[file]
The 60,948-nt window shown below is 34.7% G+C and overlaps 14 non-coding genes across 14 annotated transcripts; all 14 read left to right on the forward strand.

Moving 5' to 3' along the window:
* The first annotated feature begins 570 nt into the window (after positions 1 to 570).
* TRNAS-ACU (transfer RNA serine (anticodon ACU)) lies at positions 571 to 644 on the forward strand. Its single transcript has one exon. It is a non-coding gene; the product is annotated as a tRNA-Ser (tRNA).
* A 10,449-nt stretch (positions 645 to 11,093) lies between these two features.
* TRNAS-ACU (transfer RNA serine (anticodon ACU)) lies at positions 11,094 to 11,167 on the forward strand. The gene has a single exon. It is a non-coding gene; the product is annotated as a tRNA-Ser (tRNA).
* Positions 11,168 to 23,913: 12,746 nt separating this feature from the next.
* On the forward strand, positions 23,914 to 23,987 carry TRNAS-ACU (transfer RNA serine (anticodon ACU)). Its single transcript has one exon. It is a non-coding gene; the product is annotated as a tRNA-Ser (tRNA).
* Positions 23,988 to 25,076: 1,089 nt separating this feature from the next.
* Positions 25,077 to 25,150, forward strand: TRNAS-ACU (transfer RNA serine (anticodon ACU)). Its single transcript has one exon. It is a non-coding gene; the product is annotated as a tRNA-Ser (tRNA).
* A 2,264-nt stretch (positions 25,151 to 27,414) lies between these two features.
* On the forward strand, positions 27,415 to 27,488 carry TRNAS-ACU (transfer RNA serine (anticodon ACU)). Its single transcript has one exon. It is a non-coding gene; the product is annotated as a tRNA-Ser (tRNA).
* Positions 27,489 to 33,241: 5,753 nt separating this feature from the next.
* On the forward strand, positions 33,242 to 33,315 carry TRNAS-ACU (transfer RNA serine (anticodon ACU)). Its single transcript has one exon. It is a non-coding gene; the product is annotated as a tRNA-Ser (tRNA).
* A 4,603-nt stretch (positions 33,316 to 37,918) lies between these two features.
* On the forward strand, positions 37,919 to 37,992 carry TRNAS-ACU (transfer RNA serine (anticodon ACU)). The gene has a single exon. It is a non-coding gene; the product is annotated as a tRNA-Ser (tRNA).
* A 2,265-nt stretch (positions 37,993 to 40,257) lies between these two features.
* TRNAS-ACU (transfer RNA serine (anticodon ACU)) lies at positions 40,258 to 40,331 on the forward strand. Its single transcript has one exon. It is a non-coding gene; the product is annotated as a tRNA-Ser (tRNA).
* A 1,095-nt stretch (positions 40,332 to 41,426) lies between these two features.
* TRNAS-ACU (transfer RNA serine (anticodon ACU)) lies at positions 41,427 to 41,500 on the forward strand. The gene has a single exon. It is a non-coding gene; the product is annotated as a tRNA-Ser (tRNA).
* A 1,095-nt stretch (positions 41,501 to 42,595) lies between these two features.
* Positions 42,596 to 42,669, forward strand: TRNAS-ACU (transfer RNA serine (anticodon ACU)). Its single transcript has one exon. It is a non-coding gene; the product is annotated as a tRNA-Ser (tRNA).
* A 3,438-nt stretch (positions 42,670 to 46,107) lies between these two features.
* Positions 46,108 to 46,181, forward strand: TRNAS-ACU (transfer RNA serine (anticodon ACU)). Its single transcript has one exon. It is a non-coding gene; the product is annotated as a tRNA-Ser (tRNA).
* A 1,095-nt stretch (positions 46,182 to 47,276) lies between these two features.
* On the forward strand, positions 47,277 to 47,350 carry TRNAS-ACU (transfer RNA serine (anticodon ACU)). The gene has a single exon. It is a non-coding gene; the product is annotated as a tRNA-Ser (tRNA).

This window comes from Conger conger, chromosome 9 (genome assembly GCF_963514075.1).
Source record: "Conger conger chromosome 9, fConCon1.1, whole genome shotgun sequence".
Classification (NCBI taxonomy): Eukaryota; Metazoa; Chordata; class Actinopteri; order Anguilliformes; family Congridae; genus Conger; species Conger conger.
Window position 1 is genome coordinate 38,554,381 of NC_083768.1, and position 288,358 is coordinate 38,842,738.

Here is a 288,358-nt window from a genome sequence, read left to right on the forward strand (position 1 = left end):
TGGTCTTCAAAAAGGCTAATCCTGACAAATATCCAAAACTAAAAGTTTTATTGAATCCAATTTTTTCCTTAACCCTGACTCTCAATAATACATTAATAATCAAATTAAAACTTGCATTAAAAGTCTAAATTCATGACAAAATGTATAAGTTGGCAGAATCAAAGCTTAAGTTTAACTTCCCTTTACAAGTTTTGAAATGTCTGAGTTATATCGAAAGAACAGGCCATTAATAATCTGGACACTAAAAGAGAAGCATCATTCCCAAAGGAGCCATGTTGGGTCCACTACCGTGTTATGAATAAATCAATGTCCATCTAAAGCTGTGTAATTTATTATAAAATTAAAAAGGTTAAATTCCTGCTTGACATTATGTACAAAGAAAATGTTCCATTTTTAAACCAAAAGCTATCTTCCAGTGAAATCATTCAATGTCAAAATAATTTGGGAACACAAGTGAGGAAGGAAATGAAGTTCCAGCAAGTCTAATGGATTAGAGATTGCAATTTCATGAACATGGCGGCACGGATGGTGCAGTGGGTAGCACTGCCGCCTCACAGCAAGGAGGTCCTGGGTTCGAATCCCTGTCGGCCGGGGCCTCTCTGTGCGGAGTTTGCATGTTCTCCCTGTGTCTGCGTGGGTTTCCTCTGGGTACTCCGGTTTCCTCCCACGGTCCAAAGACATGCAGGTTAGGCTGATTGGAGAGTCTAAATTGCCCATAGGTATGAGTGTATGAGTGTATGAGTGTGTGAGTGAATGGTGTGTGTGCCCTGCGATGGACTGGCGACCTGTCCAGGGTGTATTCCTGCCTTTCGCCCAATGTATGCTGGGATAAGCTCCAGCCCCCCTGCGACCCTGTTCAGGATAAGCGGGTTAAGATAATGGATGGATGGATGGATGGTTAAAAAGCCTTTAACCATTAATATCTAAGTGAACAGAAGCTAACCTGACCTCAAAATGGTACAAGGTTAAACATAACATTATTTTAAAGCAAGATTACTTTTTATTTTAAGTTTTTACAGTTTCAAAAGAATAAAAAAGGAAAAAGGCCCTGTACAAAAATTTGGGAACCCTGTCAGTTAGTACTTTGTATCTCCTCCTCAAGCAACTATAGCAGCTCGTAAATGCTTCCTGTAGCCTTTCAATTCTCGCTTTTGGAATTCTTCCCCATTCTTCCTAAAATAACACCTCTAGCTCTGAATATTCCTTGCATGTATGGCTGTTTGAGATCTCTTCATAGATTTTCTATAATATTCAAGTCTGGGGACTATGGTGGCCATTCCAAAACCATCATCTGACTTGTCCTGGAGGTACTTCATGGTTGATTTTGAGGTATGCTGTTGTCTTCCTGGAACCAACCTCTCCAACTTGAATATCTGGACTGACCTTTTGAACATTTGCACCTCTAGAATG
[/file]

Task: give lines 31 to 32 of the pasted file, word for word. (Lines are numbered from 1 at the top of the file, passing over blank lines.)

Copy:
Here is a 288,358-nt window from a genome sequence, read left to right on the forward strand (position 1 = left end):
TGGTCTTCAAAAAGGCTAATCCTGACAAATATCCAAAACTAAAAGTTTTATTGAATCCAATTTTTTCCTTAACCCTGACTCTCAATAATACATTAATAATCAAATTAAAACTTGCATTAAAAGTCTAAATTCATGACAAAATGTATAAGTTGGCAGAATCAAAGCTTAAGTTTAACTTCCCTTTACAAGTTTTGAAATGTCTGAGTTATATCGAAAGAACAGGCCATTAATAATCTGGACACTAAAAGAGAAGCATCATTCCCAAAGGAGCCATGTTGGGTCCACTACCGTGTTATGAATAAATCAATGTCCATCTAAAGCTGTGTAATTTATTATAAAATTAAAAAGGTTAAATTCCTGCTTGACATTATGTACAAAGAAAATGTTCCATTTTTAAACCAAAAGCTATCTTCCAGTGAAATCATTCAATGTCAAAATAATTTGGGAACACAAGTGAGGAAGGAAATGAAGTTCCAGCAAGTCTAATGGATTAGAGATTGCAATTTCATGAACATGGCGGCACGGATGGTGCAGTGGGTAGCACTGCCGCCTCACAGCAAGGAGGTCCTGGGTTCGAATCCCTGTCGGCCGGGGCCTCTCTGTGCGGAGTTTGCATGTTCTCCCTGTGTCTGCGTGGGTTTCCTCTGGGTACTCCGGTTTCCTCCCACGGTCCAAAGACATGCAGGTTAGGCTGATTGGAGAGTCTAAATTGCCCATAGGTATGAGTGTATGAGTGTATGAGTGTGTGAGTGAATGGTGTGTGTGCCCTGCGATGGACTGGCGACCTGTCCAGGGTGTATTCCTGCCTTTCGCCCAATGTATGCTGGGATAAGCTCCAGCCCCCCTGCGACCCTGTTCAGGATAAGCGGGTTAAGATAATGGATGGATGGATGGATGGTTAAAAAGCCTTTAACCATTAATATCTAAGTGAACAGAAGCTAACCTGACCTCAAAATGGTACAAGGTTAAACATAACATTATTTTAAAGCAAGATTACTTTTTATTTTAAGTTTTTACAGTTTCAAAAGAATAAAAAAGGAAAAAGGCCCTGTACAAAAATTTGGGAACCCTGTCAGTTAGTACTTTGTATCTCCTCCTCAAGCAACTATAGCAGCTCGTAAATGCTTCCTGTAGCCTTTCAATTCTCGCTTTTGGAATTCTTCCCCATTCTTCCTAAAATAACACCTCTAGCTCTGAATATTCCTTGCATGTATGGCTGTTTGAGATCTCTTCATAGATTTTCTATAATATTCAAGTCTGGGGACTATGGTGGCCATTCCAAAACCATCATCTGACTTGTCCTGGAGGTACTTCATGGTTGATTTTGAGGTATGCTGTTGTCTTCCTGGAACCAACCTCTCCAACTTGAATATCTGGACTGACCTTTTGAACATTTGCACCTCTAGAATG